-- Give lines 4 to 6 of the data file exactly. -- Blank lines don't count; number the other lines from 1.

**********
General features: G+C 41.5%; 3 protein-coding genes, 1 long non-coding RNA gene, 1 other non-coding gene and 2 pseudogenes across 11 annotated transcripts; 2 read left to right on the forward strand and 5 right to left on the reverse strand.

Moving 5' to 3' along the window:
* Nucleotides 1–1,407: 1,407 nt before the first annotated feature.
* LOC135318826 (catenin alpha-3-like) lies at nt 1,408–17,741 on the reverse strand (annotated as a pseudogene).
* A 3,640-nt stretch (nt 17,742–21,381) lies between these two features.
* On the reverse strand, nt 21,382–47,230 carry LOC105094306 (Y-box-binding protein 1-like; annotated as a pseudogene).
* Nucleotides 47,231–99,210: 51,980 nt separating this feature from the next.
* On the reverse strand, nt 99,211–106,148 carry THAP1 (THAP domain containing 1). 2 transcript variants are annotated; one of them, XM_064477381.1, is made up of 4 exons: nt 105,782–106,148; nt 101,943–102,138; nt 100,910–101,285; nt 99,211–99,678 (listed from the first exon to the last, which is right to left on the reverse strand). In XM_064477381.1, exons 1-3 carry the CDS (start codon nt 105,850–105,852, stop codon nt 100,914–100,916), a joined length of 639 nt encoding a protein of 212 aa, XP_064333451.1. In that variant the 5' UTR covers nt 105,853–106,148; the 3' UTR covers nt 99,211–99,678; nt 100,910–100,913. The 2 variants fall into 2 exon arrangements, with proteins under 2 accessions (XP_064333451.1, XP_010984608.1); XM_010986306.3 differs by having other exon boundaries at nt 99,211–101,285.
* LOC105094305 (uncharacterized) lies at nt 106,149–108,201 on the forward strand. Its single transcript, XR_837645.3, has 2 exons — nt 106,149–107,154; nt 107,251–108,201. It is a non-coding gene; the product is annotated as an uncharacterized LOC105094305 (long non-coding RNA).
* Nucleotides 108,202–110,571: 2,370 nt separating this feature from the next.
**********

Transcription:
* LOC135318826 (catenin alpha-3-like) lies at nt 1,408–17,741 on the reverse strand (annotated as a pseudogene).
* A 3,640-nt stretch (nt 17,742–21,381) lies between these two features.
* On the reverse strand, nt 21,382–47,230 carry LOC105094306 (Y-box-binding protein 1-like; annotated as a pseudogene).